Now, I think someone like Jimmy Anderson could have been handled better. I think he should have played more county cricket, but past experience suggests that he may well have got lost in county cricket (I'm sure there was potential fast-bowling talent which got completely lost in county cricket, so much so that I don't even know their name to list them as an example), he may well have been crippled with injury (Foster), or been just as erratic (Devon Malcolm). I don't think Sir Duncan Fletcher got the balance quite right, but at the same time I wouldn't completely rule out his methods, because they were an improvement on developing fast bowling over what we had previously.

To be fair - and I was never a Fletcher fan for even a single day - it wasnt so much fast tracking as pushing on the only feasible bowlers available to him. OK, maybe he missed Sidebottom, but so did just about everyone else judging by the reaction when he was picked.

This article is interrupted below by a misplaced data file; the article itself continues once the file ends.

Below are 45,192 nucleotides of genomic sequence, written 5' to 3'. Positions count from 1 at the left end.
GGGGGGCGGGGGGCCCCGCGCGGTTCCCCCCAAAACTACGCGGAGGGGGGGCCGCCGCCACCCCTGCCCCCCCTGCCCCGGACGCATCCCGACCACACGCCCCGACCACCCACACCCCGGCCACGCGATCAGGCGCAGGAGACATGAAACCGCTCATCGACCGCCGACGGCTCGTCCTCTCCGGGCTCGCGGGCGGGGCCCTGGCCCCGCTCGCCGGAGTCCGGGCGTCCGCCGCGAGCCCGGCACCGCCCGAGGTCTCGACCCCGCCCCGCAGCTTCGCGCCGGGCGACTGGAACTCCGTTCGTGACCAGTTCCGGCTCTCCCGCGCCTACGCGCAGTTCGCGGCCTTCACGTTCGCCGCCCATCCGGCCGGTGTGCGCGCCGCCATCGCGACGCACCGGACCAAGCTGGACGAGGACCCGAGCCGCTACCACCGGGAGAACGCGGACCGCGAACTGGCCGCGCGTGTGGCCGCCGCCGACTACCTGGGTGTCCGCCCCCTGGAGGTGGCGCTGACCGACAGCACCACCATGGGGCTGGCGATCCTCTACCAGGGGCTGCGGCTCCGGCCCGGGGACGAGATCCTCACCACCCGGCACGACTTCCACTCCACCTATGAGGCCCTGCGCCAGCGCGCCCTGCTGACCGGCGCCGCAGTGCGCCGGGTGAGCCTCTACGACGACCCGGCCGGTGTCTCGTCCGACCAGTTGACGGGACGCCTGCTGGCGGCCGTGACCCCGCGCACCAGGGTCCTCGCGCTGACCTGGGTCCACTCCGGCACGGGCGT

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Old 2nd July 2007, 14:04   #35
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but he did try

Silverwood
Giddins
Ormond
Johnson
Kirtley
Saggers
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Old 2nd July 2007, 14:10   #36
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To be fair - and I was never a Fletcher fan for even a single day - it wasnt so much fast tracking as pushing on the only feasible bowlers available to him. OK, maybe he missed Sidebottom, but so did just about everyone else judging by the reaction when he was picked.
Harmison and Simon Jones were far from the only feasible bowlers available. Both were long shots plucked from obscurity. Fletcher (and the other selectors) deserve credit for picking those two.
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Old 2nd July 2007, 14:11   #37
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Harmison and Simon Jones were far from the only feasible bowlers available. Both were long shots plucked from obscurity. Fletcher (and the other selectors) deserve credit for picking those two.